July 22, 2015

Here’s something new from Jenkins.  I’m providing two comments here in blue. 1- From the beginning of this discussion I have insisted that the fundamental problems are epistemological, hermeneutical and methodological, not evidentiary.  The problems center around interpretation of evidence, not the evidence per se.  Jenkins seems unable to grasp this fundamental point.  He insists that we provide “credible and plausible” evidence.  This is progress of a sort.  At least tacitly, he seems to have agreed that there is evidence for the BOM… Read more

July 22, 2015

My friend Stephen Smoot sent me the following, which I believe is germane to the discussion of Book of Mormon historicity. ================== A note on the limits of archaeology from a post-modernist Mormon apologist … no, wait, that’s a conservative Roman Catholic priest. Archaeology does not, and cannot, claim to know all about the places it excavates, or the people who lived there. The nature of the finds–––scattered, broken, and accidentally preserved by the fortunes of time and weather, or… Read more

July 17, 2015

In another classic example of moving the goal post after the touchdown has been made, Jenkins writes (here at bottom) Oh, and on one other point. I complained about your statement that, “Neal Rappleye has posted a bibliography of non-LDS academic publications dealing favorably with ancient Book of Mormon studies.”  You reply: “None of these “publications” (i.e. journals or publishers) are LDS.  Some of the authors are LDS.” Oh my, what a total night and day difference! So in other… Read more

July 17, 2015

Dan Peterson makes some important points about the debate I’m having with Jenkins.   Unfortunately, given his track record, Jenkins won’t read it. http://www.deseretnews.com/article/865632671/Book-of-Mormon-apologetics-and-scholarship.html Read more

July 17, 2015

Below is Jenkins comments.  My response comes first in blue. ===== For the purposes of argumentation I will broadly accept Jenkins’ definitions, given below.  He then claims: The key is observation.  … Exactly.  Since we cannot directly observe the past, the study of the past is necessarily non-empirical.   The past does not currently exist. As you rightly say, though, it has left traces that do – in the form of archaeological remains, documents, inscriptions, whatever – and those traces can be subjected… Read more

July 17, 2015

http://www.patheos.com/blogs/enigmaticmirror/2015/07/08/hamblin-27-the-entrada-of-ad-378/  So there’s lots of wars described in the Book of Mormon in the 360s/370s, and lots in real world Maya history around the same time. This would be an impressive match or correlation if the Maya were a peaceful bunch whose lives were seldom rocked by wars and invasions, which would not be the case. They had war after war, invasion after invasion, and dynasties changed and fell frequently. It would be hard to point to a twenty or… Read more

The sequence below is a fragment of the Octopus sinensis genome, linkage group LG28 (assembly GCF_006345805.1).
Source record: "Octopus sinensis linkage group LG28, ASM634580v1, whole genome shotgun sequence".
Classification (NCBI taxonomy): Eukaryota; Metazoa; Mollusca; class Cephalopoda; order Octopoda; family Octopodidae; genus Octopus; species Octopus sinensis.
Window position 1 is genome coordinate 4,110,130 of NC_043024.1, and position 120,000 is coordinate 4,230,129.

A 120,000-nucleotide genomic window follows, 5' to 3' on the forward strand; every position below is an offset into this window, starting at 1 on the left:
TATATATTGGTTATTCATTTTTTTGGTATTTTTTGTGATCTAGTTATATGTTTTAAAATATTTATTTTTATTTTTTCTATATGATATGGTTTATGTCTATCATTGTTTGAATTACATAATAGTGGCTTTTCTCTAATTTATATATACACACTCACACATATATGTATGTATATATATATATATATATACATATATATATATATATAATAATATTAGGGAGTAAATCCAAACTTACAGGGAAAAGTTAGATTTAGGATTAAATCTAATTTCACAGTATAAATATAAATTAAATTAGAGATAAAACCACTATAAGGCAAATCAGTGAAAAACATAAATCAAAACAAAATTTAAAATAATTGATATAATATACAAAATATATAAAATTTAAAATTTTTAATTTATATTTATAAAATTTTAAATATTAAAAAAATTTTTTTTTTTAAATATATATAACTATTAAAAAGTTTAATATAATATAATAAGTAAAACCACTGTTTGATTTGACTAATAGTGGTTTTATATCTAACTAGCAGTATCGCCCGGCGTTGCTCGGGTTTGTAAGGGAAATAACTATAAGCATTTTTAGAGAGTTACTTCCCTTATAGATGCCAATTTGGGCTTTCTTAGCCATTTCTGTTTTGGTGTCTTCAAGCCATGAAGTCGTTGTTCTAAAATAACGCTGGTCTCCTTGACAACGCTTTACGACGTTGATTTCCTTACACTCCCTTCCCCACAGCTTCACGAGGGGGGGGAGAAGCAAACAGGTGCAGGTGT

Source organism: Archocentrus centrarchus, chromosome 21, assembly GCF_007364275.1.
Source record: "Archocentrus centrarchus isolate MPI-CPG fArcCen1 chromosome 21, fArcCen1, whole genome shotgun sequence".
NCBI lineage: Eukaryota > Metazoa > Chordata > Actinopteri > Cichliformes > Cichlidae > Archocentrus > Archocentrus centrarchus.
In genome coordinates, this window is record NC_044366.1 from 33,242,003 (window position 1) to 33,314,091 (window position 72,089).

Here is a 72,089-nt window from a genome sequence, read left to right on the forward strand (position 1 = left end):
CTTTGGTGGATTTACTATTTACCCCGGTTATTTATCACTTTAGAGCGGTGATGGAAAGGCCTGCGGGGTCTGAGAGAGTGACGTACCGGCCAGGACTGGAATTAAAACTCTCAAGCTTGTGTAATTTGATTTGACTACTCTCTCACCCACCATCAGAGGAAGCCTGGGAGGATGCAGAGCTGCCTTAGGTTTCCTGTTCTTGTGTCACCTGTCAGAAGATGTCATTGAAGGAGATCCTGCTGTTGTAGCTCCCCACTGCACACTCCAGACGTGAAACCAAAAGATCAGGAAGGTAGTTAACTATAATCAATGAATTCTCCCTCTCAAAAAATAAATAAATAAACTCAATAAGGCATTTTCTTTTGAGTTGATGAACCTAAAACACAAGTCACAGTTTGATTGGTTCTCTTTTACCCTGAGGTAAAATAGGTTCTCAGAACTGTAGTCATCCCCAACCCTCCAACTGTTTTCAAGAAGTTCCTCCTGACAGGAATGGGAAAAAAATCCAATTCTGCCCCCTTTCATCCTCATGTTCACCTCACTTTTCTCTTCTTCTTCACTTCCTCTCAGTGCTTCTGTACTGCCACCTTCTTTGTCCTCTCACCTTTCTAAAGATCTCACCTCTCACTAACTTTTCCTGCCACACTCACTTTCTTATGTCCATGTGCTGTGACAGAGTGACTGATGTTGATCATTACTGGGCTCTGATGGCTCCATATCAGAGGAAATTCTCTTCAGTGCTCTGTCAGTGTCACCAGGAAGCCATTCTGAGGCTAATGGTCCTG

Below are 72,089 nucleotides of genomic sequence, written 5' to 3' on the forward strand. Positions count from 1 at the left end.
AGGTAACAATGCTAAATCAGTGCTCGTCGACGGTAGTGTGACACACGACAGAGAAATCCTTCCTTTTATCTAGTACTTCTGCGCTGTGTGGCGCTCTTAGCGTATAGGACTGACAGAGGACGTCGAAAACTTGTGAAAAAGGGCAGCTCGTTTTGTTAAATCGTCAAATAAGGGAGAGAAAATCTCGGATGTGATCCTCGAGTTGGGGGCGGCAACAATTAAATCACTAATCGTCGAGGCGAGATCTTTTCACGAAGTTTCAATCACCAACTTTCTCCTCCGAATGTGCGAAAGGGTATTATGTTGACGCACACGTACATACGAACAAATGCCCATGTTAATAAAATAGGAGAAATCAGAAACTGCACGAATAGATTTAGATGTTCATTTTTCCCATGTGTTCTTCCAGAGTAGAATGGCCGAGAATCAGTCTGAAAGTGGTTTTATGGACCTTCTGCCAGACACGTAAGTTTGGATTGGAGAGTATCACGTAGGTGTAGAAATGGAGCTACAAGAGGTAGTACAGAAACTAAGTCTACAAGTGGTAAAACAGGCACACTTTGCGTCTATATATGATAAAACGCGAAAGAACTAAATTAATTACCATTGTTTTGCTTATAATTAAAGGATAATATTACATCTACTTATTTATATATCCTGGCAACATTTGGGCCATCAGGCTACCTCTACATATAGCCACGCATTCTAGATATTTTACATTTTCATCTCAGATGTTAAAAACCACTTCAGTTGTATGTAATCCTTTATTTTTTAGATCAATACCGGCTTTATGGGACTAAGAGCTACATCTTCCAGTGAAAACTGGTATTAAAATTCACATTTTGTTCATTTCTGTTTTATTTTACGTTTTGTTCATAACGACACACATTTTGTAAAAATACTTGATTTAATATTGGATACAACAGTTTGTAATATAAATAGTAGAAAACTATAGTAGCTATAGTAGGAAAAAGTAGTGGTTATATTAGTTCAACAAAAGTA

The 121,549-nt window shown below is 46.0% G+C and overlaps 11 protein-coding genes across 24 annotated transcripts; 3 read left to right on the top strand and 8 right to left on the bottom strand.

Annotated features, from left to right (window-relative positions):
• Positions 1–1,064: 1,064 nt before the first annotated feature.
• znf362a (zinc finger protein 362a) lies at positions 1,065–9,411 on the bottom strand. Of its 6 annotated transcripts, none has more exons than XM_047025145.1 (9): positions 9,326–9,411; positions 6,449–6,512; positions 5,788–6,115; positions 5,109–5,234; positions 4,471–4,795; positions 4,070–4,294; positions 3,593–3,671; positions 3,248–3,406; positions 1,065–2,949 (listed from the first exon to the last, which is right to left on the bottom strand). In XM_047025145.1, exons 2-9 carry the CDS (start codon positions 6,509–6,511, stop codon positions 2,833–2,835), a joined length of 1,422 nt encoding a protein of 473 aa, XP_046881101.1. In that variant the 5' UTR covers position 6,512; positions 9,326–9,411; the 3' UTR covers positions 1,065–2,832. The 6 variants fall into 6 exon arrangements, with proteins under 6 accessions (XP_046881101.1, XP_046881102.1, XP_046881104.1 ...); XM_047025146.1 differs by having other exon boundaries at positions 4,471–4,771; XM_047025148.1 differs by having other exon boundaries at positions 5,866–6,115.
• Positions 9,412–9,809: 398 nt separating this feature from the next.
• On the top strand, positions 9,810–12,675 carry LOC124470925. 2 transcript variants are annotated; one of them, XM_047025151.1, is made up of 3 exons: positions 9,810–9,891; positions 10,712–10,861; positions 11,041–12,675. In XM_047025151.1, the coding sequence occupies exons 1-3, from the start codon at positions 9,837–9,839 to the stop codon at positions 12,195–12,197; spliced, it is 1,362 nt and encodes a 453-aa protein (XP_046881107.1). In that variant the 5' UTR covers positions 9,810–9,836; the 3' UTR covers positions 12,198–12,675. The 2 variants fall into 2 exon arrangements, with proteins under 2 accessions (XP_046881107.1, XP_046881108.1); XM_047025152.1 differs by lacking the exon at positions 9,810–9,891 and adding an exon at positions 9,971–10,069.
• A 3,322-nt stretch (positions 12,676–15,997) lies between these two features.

July 17, 2015

Jenkins repeatedly asserts that I, and all other LDS authors on the historicity of the Book of Mormon are pseudo-scholarly apologetic hacks.  Every single one of us.  That’s bad enough.  But when he calls me a Post-Modernist, I’ve had enough.  Them’s fighting words!!!!! Jenkins claims: Hamblin’s point was NOT that all data involved needs to be interpreted” but rather that “History–in the sense of the actual human past–does not exist.”  Actually, that was exactly my point–data from the Past needs to be interpreted precisely because… Read more

July 13, 2015

Here are some recent comments from Philip Jenkins.  My responses are interspersed in blue. ==================== http://www.patheos.com/blogs/enigmaticmirror/2015/07/10/hamblin-29-rappleye-ambs-bibliography/ So Bill, do I take it that you have now handed this debate over entirely to Neal Rappleye? No. So you have given up? This is important. I agreed to debate you. I am not starting a multiple sided war against every apologist who comes out of the woodwork. As I mentioned in my last post to you, Rappleye is a very weak debater,… Read more

July 10, 2015

The productive Neal Rappleye has written another excellent mini-essay on the methodological and interpretative issues related Jenkins claims about ancient BOM studies.  Read it here. He also notes the forthcoming publication next month of Brant Gardner’s new book Traditions of the Fathers: The Book of Mormon as History.  Knowing Gardner’s fine work, I am confident this will be a “must read” on the issue of the historicity of the BOM. Alas, given his track record, I am quite confident that Prof. Jenkins… Read more

July 10, 2015

Prof. Jenkins has repeatedly claimed that the ancient Book of Mormon studies is not a “real” discipline because (allegedly) it’s findings are not published by non-LDS scholars and journals.  Anyone familiar with the field knows this allegation is simply untrue, most notably with Givens’ Bye the Hand of Mormon, published by Oxford. Neal Rappleye has posted a bibliography of non-LDS academic publications dealing favorably with ancient Book of Mormon studies.   Read more

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